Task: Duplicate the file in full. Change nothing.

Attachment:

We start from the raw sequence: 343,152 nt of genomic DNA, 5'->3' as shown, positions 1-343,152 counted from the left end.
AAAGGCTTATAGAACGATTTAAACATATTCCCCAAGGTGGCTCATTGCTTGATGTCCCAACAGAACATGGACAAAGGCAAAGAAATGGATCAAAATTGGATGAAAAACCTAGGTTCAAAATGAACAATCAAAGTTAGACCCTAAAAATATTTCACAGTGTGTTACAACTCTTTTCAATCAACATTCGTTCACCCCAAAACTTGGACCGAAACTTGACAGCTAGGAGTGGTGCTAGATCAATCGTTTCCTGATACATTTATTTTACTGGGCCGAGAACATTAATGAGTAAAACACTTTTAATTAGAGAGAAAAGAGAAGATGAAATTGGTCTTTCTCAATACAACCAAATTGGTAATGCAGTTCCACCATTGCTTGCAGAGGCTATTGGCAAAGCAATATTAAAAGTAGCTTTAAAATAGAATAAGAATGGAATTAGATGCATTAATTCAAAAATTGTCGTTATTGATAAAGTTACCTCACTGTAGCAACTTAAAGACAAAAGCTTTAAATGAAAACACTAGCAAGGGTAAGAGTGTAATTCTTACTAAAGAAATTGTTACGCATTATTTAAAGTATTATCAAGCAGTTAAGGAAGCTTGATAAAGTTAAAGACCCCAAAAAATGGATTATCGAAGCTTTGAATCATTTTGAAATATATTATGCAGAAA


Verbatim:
We start from the raw sequence: 343,152 nt of genomic DNA, 5'->3' as shown, positions 1-343,152 counted from the left end.
AAAGGCTTATAGAACGATTTAAACATATTCCCCAAGGTGGCTCATTGCTTGATGTCCCAACAGAACATGGACAAAGGCAAAGAAATGGATCAAAATTGGATGAAAAACCTAGGTTCAAAATGAACAATCAAAGTTAGACCCTAAAAATATTTCACAGTGTGTTACAACTCTTTTCAATCAACATTCGTTCACCCCAAAACTTGGACCGAAACTTGACAGCTAGGAGTGGTGCTAGATCAATCGTTTCCTGATACATTTATTTTACTGGGCCGAGAACATTAATGAGTAAAACACTTTTAATTAGAGAGAAAAGAGAAGATGAAATTGGTCTTTCTCAATACAACCAAATTGGTAATGCAGTTCCACCATTGCTTGCAGAGGCTATTGGCAAAGCAATATTAAAAGTAGCTTTAAAATAGAATAAGAATGGAATTAGATGCATTAATTCAAAAATTGTCGTTATTGATAAAGTTACCTCACTGTAGCAACTTAAAGACAAAAGCTTTAAATGAAAACACTAGCAAGGGTAAGAGTGTAATTCTTACTAAAGAAATTGTTACGCATTATTTAAAGTATTATCAAGCAGTTAAGGAAGCTTGATAAAGTTAAAGACCCCAAAAAATGGATTATCGAAGCTTTGAATCATTTTGAAATATATTATGCAGAAA